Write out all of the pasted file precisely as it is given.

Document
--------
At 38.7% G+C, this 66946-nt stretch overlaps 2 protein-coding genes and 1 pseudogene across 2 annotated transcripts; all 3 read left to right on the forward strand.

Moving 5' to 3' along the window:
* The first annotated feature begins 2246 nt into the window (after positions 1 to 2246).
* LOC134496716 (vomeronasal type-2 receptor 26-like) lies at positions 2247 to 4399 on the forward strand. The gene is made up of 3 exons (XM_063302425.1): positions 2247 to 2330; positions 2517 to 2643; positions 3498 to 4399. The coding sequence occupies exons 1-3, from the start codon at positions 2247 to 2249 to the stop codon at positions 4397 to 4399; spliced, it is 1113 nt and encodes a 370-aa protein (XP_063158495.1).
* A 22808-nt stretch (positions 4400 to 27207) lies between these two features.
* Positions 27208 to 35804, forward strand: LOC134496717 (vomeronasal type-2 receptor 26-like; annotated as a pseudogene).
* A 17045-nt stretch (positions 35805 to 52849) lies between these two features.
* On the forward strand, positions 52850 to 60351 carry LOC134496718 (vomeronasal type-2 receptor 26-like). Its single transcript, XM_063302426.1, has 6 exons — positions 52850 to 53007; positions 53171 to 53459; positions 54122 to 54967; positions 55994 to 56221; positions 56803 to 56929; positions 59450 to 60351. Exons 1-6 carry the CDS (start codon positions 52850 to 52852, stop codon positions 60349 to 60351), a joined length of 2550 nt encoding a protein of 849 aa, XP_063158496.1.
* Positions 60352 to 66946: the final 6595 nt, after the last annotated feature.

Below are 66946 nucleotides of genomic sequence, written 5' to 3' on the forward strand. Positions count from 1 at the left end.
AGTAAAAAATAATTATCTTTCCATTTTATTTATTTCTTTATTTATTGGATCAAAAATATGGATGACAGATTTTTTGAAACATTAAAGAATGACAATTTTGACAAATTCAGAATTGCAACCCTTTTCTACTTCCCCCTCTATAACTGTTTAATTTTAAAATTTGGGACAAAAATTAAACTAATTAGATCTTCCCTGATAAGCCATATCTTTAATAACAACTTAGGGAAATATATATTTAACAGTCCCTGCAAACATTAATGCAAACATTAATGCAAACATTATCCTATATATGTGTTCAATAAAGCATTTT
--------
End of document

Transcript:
At 38.7% G+C, this 66946-nt stretch overlaps 2 protein-coding genes and 1 pseudogene across 2 annotated transcripts; all 3 read left to right on the forward strand.

Moving 5' to 3' along the window:
* The first annotated feature begins 2246 nt into the window (after positions 1 to 2246).
* LOC134496716 (vomeronasal type-2 receptor 26-like) lies at positions 2247 to 4399 on the forward strand. The gene is made up of 3 exons (XM_063302425.1): positions 2247 to 2330; positions 2517 to 2643; positions 3498 to 4399. The coding sequence occupies exons 1-3, from the start codon at positions 2247 to 2249 to the stop codon at positions 4397 to 4399; spliced, it is 1113 nt and encodes a 370-aa protein (XP_063158495.1).
* A 22808-nt stretch (positions 4400 to 27207) lies between these two features.
* Positions 27208 to 35804, forward strand: LOC134496717 (vomeronasal type-2 receptor 26-like; annotated as a pseudogene).
* A 17045-nt stretch (positions 35805 to 52849) lies between these two features.
* On the forward strand, positions 52850 to 60351 carry LOC134496718 (vomeronasal type-2 receptor 26-like). Its single transcript, XM_063302426.1, has 6 exons — positions 52850 to 53007; positions 53171 to 53459; positions 54122 to 54967; positions 55994 to 56221; positions 56803 to 56929; positions 59450 to 60351. Exons 1-6 carry the CDS (start codon positions 52850 to 52852, stop codon positions 60349 to 60351), a joined length of 2550 nt encoding a protein of 849 aa, XP_063158496.1.
* Positions 60352 to 66946: the final 6595 nt, after the last annotated feature.

Below are 66946 nucleotides of genomic sequence, written 5' to 3' on the forward strand. Positions count from 1 at the left end.
AGTAAAAAATAATTATCTTTCCATTTTATTTATTTCTTTATTTATTGGATCAAAAATATGGATGACAGATTTTTTGAAACATTAAAGAATGACAATTTTGACAAATTCAGAATTGCAACCCTTTTCTACTTCCCCCTCTATAACTGTTTAATTTTAAAATTTGGGACAAAAATTAAACTAATTAGATCTTCCCTGATAAGCCATATCTTTAATAACAACTTAGGGAAATATATATTTAACAGTCCCTGCAAACATTAATGCAAACATTAATGCAAACATTATCCTATATATGTGTTCAATAAAGCATTTT